Hungary and Poland, at 5.1% and 4.8% respectively, maintained the highest growth rates. The overall volume of foreign direct investment into the central European candidate countries increased in 1998 despite greater investor caution about emerging markets in general. Inflation was lower than expected. With the exception of Estonia and the Czech Republic, all of the central and eastern European candidate countries registered a widening of their trade and current account deficits in 1998 as a result of decline in external demand.
The existence of a market economy and ability to cope with competitive pressure
Concerning the economic conditions for membership, the Commission looked at whether the candidates are market economies which should be able to cope with competitive pressure over the medium term.
It finds that two of the candidates, Cyprus and Malta meet these criteria. Of the ten central and eastern European countries, Hungary and Poland come closest to meeting the criteria, followed by Slovenia and Estonia, and then the Czech Republic, which needs to make serious progress. Latvia has made significant progress in the past year and can now be added to this group. Slovakia has made important progress but needs to consolidate its reforms.
Lithuania’s progress over the past year has not been as strong as could have been expected and cannot yet be regarded as a fully functioning market economy or being in a position to cope with competitive pressure.
Bulgaria and Romania do not meet either economic criterion. Encouragingly, Bulgaria continues to make significant progress and shows sustained efforts in the economic reform process, but started from a very low level. Regrettably, the situation in Romania has, at best, stabilised compared with last year. Turkey has many of the characteristics of a functioning market economy but needs to continue to focus on achieving macroeconomic stability by reducing inflationary pressures, public deficits and by continuing structural reform.
Adoption of the acquis
Looking at progress in adopting the acquis, the Commission’s reports point out that all of the candidate countries have continued their efforts in legal approximation but progress varies significantly between candidate countries with some of the countries in negotiations showing lacklustre performance relative to those who are not.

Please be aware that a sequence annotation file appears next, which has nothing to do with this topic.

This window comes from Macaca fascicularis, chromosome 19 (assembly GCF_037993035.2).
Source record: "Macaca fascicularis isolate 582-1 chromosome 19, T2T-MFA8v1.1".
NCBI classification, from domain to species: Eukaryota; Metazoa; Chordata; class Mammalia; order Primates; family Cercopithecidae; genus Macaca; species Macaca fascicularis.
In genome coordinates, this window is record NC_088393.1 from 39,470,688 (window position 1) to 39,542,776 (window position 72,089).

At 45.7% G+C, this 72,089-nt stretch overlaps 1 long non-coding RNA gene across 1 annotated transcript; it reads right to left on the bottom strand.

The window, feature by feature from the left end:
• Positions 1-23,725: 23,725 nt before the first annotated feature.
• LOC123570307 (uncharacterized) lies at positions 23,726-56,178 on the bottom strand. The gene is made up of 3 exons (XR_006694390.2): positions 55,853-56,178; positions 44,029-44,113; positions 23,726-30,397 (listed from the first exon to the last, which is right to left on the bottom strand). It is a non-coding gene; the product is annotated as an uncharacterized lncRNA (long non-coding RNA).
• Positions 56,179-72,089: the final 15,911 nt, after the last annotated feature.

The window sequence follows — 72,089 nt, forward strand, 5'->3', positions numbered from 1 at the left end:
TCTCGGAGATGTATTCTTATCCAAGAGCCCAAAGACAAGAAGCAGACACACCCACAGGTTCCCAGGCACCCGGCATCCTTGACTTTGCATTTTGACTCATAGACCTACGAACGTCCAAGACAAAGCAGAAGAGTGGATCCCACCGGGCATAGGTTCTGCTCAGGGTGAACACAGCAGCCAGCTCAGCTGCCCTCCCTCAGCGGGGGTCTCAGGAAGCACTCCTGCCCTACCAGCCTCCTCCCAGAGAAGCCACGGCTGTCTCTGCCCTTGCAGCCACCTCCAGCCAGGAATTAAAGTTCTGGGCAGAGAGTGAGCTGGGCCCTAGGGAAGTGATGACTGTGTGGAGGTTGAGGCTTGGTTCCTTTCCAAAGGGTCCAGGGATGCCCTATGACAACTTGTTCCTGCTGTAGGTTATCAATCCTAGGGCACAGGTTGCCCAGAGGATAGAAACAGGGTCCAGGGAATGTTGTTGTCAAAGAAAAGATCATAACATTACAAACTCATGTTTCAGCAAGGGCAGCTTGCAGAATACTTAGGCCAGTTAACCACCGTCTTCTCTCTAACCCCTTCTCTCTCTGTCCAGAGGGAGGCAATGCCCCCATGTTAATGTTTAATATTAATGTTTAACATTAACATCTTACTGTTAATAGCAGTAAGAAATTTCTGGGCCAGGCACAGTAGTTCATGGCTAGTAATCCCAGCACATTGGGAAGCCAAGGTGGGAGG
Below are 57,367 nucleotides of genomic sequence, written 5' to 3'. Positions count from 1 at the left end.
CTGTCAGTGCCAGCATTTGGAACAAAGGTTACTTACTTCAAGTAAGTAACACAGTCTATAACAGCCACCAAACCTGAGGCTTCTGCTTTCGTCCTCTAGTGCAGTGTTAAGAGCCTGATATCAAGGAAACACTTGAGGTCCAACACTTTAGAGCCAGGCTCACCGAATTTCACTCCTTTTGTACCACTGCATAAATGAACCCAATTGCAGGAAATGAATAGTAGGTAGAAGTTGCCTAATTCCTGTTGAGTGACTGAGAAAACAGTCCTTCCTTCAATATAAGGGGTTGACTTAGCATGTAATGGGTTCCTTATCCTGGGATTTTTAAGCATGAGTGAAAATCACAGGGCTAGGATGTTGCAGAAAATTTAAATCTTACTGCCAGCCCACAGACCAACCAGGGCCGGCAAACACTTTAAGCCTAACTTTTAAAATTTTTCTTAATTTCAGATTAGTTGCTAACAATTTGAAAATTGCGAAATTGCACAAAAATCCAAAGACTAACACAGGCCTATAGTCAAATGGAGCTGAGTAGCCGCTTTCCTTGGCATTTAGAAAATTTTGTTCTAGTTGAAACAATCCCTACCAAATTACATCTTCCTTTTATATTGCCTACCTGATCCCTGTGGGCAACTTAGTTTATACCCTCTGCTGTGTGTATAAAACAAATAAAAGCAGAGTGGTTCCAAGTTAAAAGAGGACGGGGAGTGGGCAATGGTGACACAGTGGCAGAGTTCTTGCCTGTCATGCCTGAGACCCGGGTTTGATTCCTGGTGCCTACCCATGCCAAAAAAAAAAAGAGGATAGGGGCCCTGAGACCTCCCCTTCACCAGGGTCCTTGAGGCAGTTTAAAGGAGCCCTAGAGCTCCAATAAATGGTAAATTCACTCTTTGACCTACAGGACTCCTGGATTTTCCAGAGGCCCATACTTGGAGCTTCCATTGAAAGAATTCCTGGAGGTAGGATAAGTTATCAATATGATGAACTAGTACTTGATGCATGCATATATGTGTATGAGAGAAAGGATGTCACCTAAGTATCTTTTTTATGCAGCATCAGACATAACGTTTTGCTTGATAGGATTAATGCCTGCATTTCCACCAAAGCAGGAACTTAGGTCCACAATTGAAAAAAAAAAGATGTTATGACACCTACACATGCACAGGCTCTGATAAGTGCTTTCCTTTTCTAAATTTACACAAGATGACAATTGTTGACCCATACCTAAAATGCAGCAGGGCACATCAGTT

In general, Hungary, Latvia, and Bulgaria have maintained a good pace of legislative approximation, with Hungary as well having developed a reasonably consistent track record in setting up and strengthening its institutions to implement and enforce the laws.
Latvia needs to devote serious attention to general public administration and judicial reform in order that the good record on legislative transposition is not marred by ineffective implementation.
Slovenia and Slovakia have stepped up significantly their efforts to put laws in place. Slovenia now faces a major challenge in actually setting up the many institutions foreseen in recently adopted laws. Slovakia needs to translate its policy decisions and recent legislative progress into concrete progress in reinforcing its administration and judiciary.
Estonia, Lithuania and Romania have a mixed record in legislative approximation, with good progress in certain areas offset by delays in others. The pace of transposition remains sluggish in Poland and the Czech Republic and progress in administrative strengthening has been sketchy, resulting in a situation where certain parts of the administration are well equipped to effectively implement EC laws while others have serious weaknesses. The capacities of the administration and the judiciary in Romania remain weak.
None of the countries have made significant headway in putting in place systems to monitor public aid or in tackling the challenge of adopting and applying environmental laws. The implementation of an approach to standards and certification similar to that in the Union is taking time.
The reports point out that ensuring high standards of nuclear safety throughout the European continent is a top priority for the EU. At the request of the European Council, the Commission has been involved in an intensive dialogue with each candidate country having non-upgradeable nuclear reactors with the aim of securing agreement on closure dates for these reactors. Subsequently, the Lithuanian government decided to close Unit 1 at Ignalina before the year of 2005 and expects unit 2 to be closed before 2009.
Similarly, the Slovak government decided to close Units 1-2 VI at Bohunice by 2006 and 2008 respectively. These decisions are farsighted and courageous, taken in a spirit of European integration. They constitute a significant step in preparation for EU membership. The Commission expresses disappointment in its report that the Bulgarian government has still not been prepared to commit itself to the closure of Units 1-4 at Kozloduy.